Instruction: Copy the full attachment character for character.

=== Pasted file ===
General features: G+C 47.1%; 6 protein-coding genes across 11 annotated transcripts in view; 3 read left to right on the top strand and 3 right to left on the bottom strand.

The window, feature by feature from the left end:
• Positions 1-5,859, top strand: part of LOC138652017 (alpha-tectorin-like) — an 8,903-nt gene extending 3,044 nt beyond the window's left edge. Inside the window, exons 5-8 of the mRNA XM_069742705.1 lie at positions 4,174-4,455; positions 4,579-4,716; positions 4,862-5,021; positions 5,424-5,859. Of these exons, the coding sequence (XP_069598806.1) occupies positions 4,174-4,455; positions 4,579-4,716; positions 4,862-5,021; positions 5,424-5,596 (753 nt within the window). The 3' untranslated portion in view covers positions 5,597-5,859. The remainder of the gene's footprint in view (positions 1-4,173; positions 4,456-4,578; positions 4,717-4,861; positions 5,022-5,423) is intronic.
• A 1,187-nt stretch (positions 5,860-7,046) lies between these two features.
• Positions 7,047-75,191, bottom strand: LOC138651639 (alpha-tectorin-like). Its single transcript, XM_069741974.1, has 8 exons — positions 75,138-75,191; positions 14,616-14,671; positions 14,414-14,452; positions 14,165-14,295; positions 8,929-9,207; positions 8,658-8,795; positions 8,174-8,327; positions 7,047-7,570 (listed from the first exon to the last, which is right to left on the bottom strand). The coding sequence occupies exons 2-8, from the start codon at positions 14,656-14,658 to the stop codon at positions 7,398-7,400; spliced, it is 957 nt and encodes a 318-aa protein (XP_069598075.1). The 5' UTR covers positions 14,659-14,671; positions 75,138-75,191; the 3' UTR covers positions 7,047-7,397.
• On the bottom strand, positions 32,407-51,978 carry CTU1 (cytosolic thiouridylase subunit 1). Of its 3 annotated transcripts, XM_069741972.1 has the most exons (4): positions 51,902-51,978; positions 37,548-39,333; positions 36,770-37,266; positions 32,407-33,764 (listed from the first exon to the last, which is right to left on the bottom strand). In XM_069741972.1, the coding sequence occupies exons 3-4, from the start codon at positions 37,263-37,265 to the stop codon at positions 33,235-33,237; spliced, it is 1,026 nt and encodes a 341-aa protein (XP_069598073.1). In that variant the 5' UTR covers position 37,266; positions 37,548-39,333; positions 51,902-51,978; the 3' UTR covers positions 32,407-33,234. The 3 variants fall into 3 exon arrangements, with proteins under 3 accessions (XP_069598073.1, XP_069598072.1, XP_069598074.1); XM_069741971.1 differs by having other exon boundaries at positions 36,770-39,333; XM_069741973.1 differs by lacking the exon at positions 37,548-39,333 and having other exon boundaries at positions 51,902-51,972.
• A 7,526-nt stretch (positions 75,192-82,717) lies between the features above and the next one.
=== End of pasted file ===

General features: G+C 47.1%; 6 protein-coding genes across 11 annotated transcripts in view; 3 read left to right on the top strand and 3 right to left on the bottom strand.

The window, feature by feature from the left end:
• Positions 1-5,859, top strand: part of LOC138652017 (alpha-tectorin-like) — an 8,903-nt gene extending 3,044 nt beyond the window's left edge. Inside the window, exons 5-8 of the mRNA XM_069742705.1 lie at positions 4,174-4,455; positions 4,579-4,716; positions 4,862-5,021; positions 5,424-5,859. Of these exons, the coding sequence (XP_069598806.1) occupies positions 4,174-4,455; positions 4,579-4,716; positions 4,862-5,021; positions 5,424-5,596 (753 nt within the window). The 3' untranslated portion in view covers positions 5,597-5,859. The remainder of the gene's footprint in view (positions 1-4,173; positions 4,456-4,578; positions 4,717-4,861; positions 5,022-5,423) is intronic.
• A 1,187-nt stretch (positions 5,860-7,046) lies between these two features.
• Positions 7,047-75,191, bottom strand: LOC138651639 (alpha-tectorin-like). Its single transcript, XM_069741974.1, has 8 exons — positions 75,138-75,191; positions 14,616-14,671; positions 14,414-14,452; positions 14,165-14,295; positions 8,929-9,207; positions 8,658-8,795; positions 8,174-8,327; positions 7,047-7,570 (listed from the first exon to the last, which is right to left on the bottom strand). The coding sequence occupies exons 2-8, from the start codon at positions 14,656-14,658 to the stop codon at positions 7,398-7,400; spliced, it is 957 nt and encodes a 318-aa protein (XP_069598075.1). The 5' UTR covers positions 14,659-14,671; positions 75,138-75,191; the 3' UTR covers positions 7,047-7,397.
• On the bottom strand, positions 32,407-51,978 carry CTU1 (cytosolic thiouridylase subunit 1). Of its 3 annotated transcripts, XM_069741972.1 has the most exons (4): positions 51,902-51,978; positions 37,548-39,333; positions 36,770-37,266; positions 32,407-33,764 (listed from the first exon to the last, which is right to left on the bottom strand). In XM_069741972.1, the coding sequence occupies exons 3-4, from the start codon at positions 37,263-37,265 to the stop codon at positions 33,235-33,237; spliced, it is 1,026 nt and encodes a 341-aa protein (XP_069598073.1). In that variant the 5' UTR covers position 37,266; positions 37,548-39,333; positions 51,902-51,978; the 3' UTR covers positions 32,407-33,234. The 3 variants fall into 3 exon arrangements, with proteins under 3 accessions (XP_069598073.1, XP_069598072.1, XP_069598074.1); XM_069741971.1 differs by having other exon boundaries at positions 36,770-39,333; XM_069741973.1 differs by lacking the exon at positions 37,548-39,333 and having other exon boundaries at positions 51,902-51,972.
• A 7,526-nt stretch (positions 75,192-82,717) lies between the features above and the next one.